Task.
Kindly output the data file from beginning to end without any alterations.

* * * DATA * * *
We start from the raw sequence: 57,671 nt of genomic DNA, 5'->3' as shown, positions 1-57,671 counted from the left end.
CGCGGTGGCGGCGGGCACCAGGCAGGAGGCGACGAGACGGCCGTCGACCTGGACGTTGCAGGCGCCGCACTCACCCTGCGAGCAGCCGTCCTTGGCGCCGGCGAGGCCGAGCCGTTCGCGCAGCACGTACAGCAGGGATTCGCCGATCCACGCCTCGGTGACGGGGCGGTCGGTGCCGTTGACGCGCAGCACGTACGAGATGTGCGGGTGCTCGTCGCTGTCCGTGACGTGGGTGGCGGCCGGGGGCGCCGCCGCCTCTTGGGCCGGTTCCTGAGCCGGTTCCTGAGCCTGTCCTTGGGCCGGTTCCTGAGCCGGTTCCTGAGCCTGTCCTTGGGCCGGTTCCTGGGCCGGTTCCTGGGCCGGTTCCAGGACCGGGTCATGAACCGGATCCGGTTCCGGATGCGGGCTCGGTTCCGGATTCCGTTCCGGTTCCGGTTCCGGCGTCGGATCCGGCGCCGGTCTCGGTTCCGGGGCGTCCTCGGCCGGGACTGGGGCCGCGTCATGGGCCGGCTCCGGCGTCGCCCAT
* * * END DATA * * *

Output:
We start from the raw sequence: 57,671 nt of genomic DNA, 5'->3' as shown, positions 1-57,671 counted from the left end.
CGCGGTGGCGGCGGGCACCAGGCAGGAGGCGACGAGACGGCCGTCGACCTGGACGTTGCAGGCGCCGCACTCACCCTGCGAGCAGCCGTCCTTGGCGCCGGCGAGGCCGAGCCGTTCGCGCAGCACGTACAGCAGGGATTCGCCGATCCACGCCTCGGTGACGGGGCGGTCGGTGCCGTTGACGCGCAGCACGTACGAGATGTGCGGGTGCTCGTCGCTGTCCGTGACGTGGGTGGCGGCCGGGGGCGCCGCCGCCTCTTGGGCCGGTTCCTGAGCCGGTTCCTGAGCCTGTCCTTGGGCCGGTTCCTGAGCCGGTTCCTGAGCCTGTCCTTGGGCCGGTTCCTGGGCCGGTTCCTGGGCCGGTTCCAGGACCGGGTCATGAACCGGATCCGGTTCCGGATGCGGGCTCGGTTCCGGATTCCGTTCCGGTTCCGGTTCCGGCGTCGGATCCGGCGCCGGTCTCGGTTCCGGGGCGTCCTCGGCCGGGACTGGGGCCGCGTCATGGGCCGGCTCCGGCGTCGCCCAT